Start your day with The Independent, sign up for daily news emails
Have you tried new the Independent Digital Edition apps?
News
ebooksAn unforgettable anthology of contemporary reportage
Latest stories from i100
Have you tried new the Independent Digital Edition apps?
Independent Dating
and  

By clicking 'Search' you
are agreeing to our
Terms of Use.

iJobs Job Widget
iJobs General

Recruitment Genius: Warehouse Operative / Forklift Driver

£14000 - £17000 per annum: Recruitment Genius: Through a combination of excell...

Recruitment Genius: Warehouse Manager

£25000 - £30000 per annum: Recruitment Genius: This company are looking for a ...

Recruitment Genius: Service Plan Champion

Negotiable: Recruitment Genius: A vacancy has arisen for a Service Plan Champi...

Recruitment Genius: Service Plan Champion

Negotiable: Recruitment Genius: A vacancy has arisen for a Service Plan Champi...

Day In a Page

Sepp Blatter resignation: The beginning of Fifa's long road to reform?

Does Blatter's departure mean Fifa will automatically clean up its act?

Don't bet on it, says Tom Peck
Charles Kennedy: The baby of the House who grew into a Lib Dem giant

The baby of the House who grew into a Lib Dem giant

Charles Kennedy was consistently a man of the centre-left, dedicated to social justice, but was also a champion of liberty and an opponent of the nanny-state, says Baroness Williams
Syria civil war: The harrowing testament of a five-year-old victim of this endless conflict

The harrowing testament of a five-year-old victim of Syria's endless civil war

Sahar Qanbar lost her mother and brother as civilians and government soldiers fought side by side after being surrounded by brutal Islamist fighters. Robert Fisk visited her
The future of songwriting: How streaming is changing everything we know about making music

The future of songwriting

How streaming is changing everything we know about making music
William Shemin and Henry Johnson: Jewish and black soldiers receive World War I Medal of Honor amid claims of discrimination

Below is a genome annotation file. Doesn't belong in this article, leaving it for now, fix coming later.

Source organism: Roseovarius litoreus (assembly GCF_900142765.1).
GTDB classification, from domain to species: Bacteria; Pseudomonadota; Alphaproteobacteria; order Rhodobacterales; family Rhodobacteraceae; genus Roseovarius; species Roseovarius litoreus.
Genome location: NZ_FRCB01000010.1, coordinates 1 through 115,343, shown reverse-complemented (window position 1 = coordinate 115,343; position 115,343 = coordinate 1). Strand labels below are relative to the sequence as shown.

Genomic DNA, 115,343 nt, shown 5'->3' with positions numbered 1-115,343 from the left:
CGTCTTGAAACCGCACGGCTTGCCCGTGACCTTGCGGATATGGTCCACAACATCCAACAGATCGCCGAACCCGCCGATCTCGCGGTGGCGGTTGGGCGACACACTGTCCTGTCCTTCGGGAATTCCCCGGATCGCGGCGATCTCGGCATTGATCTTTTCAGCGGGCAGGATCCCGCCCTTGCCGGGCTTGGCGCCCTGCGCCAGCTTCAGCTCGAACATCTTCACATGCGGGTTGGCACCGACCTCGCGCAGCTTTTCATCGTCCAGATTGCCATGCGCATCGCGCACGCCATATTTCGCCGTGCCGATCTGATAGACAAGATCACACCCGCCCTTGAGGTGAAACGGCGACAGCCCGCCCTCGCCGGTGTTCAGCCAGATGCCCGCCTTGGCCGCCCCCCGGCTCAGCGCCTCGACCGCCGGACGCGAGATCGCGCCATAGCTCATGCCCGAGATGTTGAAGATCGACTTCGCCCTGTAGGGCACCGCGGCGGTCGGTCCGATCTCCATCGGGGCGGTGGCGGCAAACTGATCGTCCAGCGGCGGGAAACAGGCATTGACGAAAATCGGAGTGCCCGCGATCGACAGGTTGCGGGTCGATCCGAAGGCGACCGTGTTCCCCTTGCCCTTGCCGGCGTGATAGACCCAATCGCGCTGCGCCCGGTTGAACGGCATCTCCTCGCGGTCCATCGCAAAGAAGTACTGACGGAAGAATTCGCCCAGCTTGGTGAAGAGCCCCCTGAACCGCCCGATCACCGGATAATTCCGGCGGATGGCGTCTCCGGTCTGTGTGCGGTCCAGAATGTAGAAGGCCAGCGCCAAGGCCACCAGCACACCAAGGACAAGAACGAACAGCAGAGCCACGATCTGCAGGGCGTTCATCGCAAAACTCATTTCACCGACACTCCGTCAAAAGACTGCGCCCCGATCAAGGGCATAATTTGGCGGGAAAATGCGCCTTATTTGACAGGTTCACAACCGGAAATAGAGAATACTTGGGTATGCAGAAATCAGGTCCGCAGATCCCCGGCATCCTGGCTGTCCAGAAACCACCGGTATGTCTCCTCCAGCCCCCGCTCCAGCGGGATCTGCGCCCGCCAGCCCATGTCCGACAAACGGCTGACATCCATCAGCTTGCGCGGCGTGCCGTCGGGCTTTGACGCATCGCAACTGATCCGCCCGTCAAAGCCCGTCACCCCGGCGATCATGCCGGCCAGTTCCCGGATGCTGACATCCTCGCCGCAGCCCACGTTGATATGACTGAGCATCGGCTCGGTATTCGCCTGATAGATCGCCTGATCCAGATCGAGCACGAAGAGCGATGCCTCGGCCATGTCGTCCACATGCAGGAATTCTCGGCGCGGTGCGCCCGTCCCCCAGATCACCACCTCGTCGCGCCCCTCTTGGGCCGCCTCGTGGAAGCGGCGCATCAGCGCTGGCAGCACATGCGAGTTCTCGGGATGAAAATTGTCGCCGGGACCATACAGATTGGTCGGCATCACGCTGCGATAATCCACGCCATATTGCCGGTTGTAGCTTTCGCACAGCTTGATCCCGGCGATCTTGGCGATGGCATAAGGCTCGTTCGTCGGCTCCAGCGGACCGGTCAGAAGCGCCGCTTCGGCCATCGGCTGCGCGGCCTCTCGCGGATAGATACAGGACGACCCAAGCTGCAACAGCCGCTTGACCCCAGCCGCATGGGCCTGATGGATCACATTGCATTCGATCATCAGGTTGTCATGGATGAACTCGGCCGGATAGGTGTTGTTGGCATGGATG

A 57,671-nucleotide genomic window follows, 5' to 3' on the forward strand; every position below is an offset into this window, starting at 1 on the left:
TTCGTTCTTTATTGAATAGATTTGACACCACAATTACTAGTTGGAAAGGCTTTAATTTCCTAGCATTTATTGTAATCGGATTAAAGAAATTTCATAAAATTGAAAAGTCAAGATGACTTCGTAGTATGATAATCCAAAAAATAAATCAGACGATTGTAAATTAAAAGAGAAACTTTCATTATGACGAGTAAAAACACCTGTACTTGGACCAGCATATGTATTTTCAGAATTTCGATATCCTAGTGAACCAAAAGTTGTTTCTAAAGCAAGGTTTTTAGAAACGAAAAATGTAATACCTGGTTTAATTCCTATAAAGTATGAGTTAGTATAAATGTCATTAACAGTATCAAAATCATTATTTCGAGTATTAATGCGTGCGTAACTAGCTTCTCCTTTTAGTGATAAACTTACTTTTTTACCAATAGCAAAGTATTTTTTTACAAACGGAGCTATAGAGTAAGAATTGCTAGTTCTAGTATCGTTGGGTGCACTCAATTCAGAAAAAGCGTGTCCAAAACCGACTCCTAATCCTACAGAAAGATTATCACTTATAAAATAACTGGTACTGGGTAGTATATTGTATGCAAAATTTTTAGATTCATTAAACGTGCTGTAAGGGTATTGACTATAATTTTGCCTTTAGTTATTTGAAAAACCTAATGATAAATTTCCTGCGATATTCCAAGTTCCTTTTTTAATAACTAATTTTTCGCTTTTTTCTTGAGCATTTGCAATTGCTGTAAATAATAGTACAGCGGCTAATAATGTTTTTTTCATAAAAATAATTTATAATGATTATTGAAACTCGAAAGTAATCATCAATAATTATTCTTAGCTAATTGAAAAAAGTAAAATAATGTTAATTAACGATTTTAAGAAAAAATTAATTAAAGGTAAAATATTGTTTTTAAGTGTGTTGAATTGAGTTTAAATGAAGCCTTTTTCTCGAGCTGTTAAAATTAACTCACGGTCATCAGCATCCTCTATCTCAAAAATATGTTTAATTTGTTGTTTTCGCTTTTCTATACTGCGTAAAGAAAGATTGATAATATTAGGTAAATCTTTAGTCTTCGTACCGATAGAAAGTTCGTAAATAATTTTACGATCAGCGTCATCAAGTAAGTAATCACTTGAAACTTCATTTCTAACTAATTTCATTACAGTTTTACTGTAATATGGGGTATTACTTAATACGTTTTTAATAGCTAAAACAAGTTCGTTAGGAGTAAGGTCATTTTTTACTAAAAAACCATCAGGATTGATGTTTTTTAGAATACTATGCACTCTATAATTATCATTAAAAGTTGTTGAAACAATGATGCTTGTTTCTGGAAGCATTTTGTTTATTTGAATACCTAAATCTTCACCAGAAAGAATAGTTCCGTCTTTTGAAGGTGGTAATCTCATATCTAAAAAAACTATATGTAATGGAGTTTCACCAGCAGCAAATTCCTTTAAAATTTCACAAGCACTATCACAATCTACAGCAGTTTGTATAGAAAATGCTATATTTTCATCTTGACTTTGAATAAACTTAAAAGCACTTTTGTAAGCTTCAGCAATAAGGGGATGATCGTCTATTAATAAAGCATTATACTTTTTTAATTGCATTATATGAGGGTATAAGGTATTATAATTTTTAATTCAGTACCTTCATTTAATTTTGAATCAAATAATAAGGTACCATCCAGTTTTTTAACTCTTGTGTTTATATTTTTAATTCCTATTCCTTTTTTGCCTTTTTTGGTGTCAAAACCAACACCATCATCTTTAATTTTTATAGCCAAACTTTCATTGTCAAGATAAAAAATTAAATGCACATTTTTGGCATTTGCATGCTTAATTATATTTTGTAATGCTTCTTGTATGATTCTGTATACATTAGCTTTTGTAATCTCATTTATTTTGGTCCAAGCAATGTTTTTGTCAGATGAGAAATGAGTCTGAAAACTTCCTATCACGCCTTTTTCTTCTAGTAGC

Recognition at long last

Jewish and black soldiers who fought in WWI finally receive medals after claims of discrimination
Beating obesity: The new pacemaker which helps over-eaters

Beating obesity

The new pacemaker which helps over-eaters
9 best women's festival waterproofs

Ready for rain: 9 best women's festival waterproofs

These are the macs to keep your denim dry and your hair frizz-free(ish)
Cycling World Hour Record: Nervous Sir Bradley Wiggins ready for pain as he prepares to go distance

Wiggins worried

Nervous Sir Bradley ready for pain as he prepares to attempt cycling's World Hour Record
Liverpool close in on Milner signing

Liverpool close in on Milner signing

Reds baulk at Christian Benteke £32.5m release clause
On your feet! Spending at least two hours a day standing reduces the risk of heart attacks, cancer and diabetes, according to new research

On your feet!

Spending half the day standing 'reduces risk of heart attacks and cancer'
With scores of surgeries closing, what hope is there for the David Cameron's promise of 5,000 more GPs and a 24/7 NHS?

The big NHS question

Why are there so few new GPs when so many want to study medicine?
Big knickers are back: Thongs ain't what they used to be

Thongs ain't what they used to be

Big knickers are back
Thurston Moore interview

Thurston Moore interview

On living in London, Sonic Youth and musical memoirs
In full bloom

In full bloom

Floral print womenswear
From leading man to Elephant Man, Bradley Cooper is terrific

From leading man to Elephant Man

Bradley Cooper is terrific